Teacher Spotlight: Kimball teachers are strong advocates for arts-infusion
The arts are alive and well at Kimball Elementary in Seattle Public Schools. Thanks to committed teachers, administrators, and parent volunteers Kimball students have access to arts integrated lessons, quality art supplies, and artists in residence. The following article is based on an interview with two Kimball teachers who trained with Arts Impact as teacher leaders in arts-infusion.
In 2008, Kimball was one of four Seattle schools that began a six-year journey with Arts Impact to develop and pilot a teacher leader model for arts integration. Ultimately, three Kimball teachers, Aubrey Ashenbrenner, Kristina Thorpe, and Karma Sawka completed six years of training with Arts Impact and worked along side Arts Impact Artist Mentors to bring arts integration training to the entire Kimball faculty.
As a result of the immersion in arts integration, Kimball has initiated activities and programs to keep the arts available to students and a part of their Kimball experience.
The annual spring Art Walk displays student artwork in local businesses. Families and community members stroll through local businesses and have the opportunity to purchase the student artwork. Businesses like the additional traffic in their stores, students experience a sense of accomplishment, and parents feel like they are contributing to something positive when they purchase the art. The money raised from the Art Walk buys supplies and pays for an artist in residence.
A small group of committed parents support the arts at Kimball by donating their services to create the Art Walk poster, organizing and ordering art supplies, advocating for the arts at PTSA, and generally supporting the teachers to keep the arts on the agenda.
Kimball also has three half-days dedicated to professional learning in arts-infusion. This year the three teacher leaders, Aubrey, Kristina, and Karma, are teaching Arts Impact arts-infused math lessons to the staff.
This teacher team define themselves as advocates for sustaining arts-infusion at Kimball, “we are the voice of the arts, the stopgap” rather than as teacher leaders, which has the connotation of a formal position. These teachers support the arts because they are passionate in their belief of the benefit to students. They are committed to being the voice of the arts because as they point out, when students are involved in making art, dancing, or acting they are very engaged in learning.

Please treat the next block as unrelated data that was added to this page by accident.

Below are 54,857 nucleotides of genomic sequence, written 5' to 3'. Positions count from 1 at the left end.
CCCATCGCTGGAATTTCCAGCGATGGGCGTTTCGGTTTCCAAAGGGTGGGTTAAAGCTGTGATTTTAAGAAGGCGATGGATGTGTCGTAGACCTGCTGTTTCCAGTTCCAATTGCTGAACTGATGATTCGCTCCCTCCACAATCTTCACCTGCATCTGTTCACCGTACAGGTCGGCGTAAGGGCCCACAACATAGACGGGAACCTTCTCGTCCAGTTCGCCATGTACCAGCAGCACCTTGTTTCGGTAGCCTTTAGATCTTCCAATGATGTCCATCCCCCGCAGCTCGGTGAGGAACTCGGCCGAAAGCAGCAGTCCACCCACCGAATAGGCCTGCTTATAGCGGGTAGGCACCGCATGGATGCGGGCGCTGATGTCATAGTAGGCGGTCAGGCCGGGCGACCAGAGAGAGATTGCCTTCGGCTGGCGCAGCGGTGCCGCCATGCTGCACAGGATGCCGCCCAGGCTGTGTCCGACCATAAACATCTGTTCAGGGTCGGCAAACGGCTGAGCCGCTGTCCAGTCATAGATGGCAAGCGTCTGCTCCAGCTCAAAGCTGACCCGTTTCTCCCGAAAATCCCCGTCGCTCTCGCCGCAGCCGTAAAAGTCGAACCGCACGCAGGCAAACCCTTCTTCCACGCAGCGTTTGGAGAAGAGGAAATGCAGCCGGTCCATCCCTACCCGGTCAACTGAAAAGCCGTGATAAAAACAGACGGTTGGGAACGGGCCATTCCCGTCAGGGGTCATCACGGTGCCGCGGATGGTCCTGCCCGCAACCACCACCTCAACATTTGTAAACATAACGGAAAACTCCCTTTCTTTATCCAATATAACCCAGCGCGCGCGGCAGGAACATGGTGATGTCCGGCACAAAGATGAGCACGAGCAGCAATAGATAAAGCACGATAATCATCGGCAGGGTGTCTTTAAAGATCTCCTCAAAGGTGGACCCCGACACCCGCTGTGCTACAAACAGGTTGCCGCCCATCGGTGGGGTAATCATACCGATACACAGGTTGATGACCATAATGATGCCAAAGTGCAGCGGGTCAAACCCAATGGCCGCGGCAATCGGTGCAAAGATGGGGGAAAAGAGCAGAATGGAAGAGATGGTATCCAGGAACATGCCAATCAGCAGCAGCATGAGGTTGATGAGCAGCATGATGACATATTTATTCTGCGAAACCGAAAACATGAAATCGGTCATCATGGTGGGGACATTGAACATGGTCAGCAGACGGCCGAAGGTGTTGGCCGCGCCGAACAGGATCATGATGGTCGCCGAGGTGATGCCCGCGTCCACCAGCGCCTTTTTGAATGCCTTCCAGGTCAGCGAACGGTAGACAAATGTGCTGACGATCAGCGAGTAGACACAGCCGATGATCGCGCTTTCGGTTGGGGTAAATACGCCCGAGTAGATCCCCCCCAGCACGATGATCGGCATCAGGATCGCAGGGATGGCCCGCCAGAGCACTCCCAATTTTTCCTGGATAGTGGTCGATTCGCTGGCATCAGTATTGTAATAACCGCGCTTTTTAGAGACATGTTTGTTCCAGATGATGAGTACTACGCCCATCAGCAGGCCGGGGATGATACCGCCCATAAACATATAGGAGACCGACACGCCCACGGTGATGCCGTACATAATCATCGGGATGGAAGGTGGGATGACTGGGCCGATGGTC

English Language Learners at Kimball are helped a lot by arts-infusion. Learning in and through the arts levels the playing field for ELL students because English-speaking kids are learning the arts vocabulary for the first time as well. Kinesthetic kids are really helped by learning through the arts also. “Criteria-based assessment of the Arts Impact lessons is accessible for all kids and there is a lot of success around that, which builds confidence in struggling students. Kids remember hands on lessons much more than the traditional bookwork lessons.”
They acknowledge that it is difficult for teachers to find the time to include arts-infusion due to an emphasis on meeting a rigorous district pacing for units in the tested subjects; math, English language arts, and science. It is often a challenge to include arts-infusion as a regular part of instruction. But this dedicated group of teachers support their colleagues by offering their time to teach arts-infused lessons in other teachers’ classes, helping organize arts supplies for lessons, assisting them in teaching an arts-infused lesson and generally being the go-to person for questions and encouragement to keep arts-infusion going at Kimball.
They also note that even though all the teachers at Kimball have been trained by Arts Impact to infuse the arts, including it in instruction is still somewhat outside of what is comfortable or required of teachers. They said while teachers were directly involved in Arts Impact, participating in the summer institutes and getting support from an Artist Mentor, it was easier for them to sustain enthusiasm for arts-infusion. However, the farther away from the training they get, the harder it is to maintain momentum. Ongoing professional learning and outside support is needed in all content areas but it is especially critical to maintain confidence to teach arts-infusion.
When asked what the future goals for arts at Kimball is, one teacher responded, “to get more parents involved so that their voice influences what is taught and we can begin to realize the potential of what is possible. What if you walked into every classroom and every kid looked like they were engaged and motivated? As teachers, we know what engagement looks like. We know the difference between learning noise and just noise. I would love to see kids excited about learning all the time.”
Arts Impact is a professional learning program of Puget Sound Educational Service District that trains teachers to infuse the arts throughout the curriculum. It has demonstrated through quasi-experimental studies that the program improves teacher effectiveness across all subjects and eliminates the opportunity gap as indicated on performance based assessments of arts-infused lessons.
For more information about Arts Impact contact Beverly Harding Buehler, Director of Arts Impact at firstname.lastname@example.org, or 425-917-7816.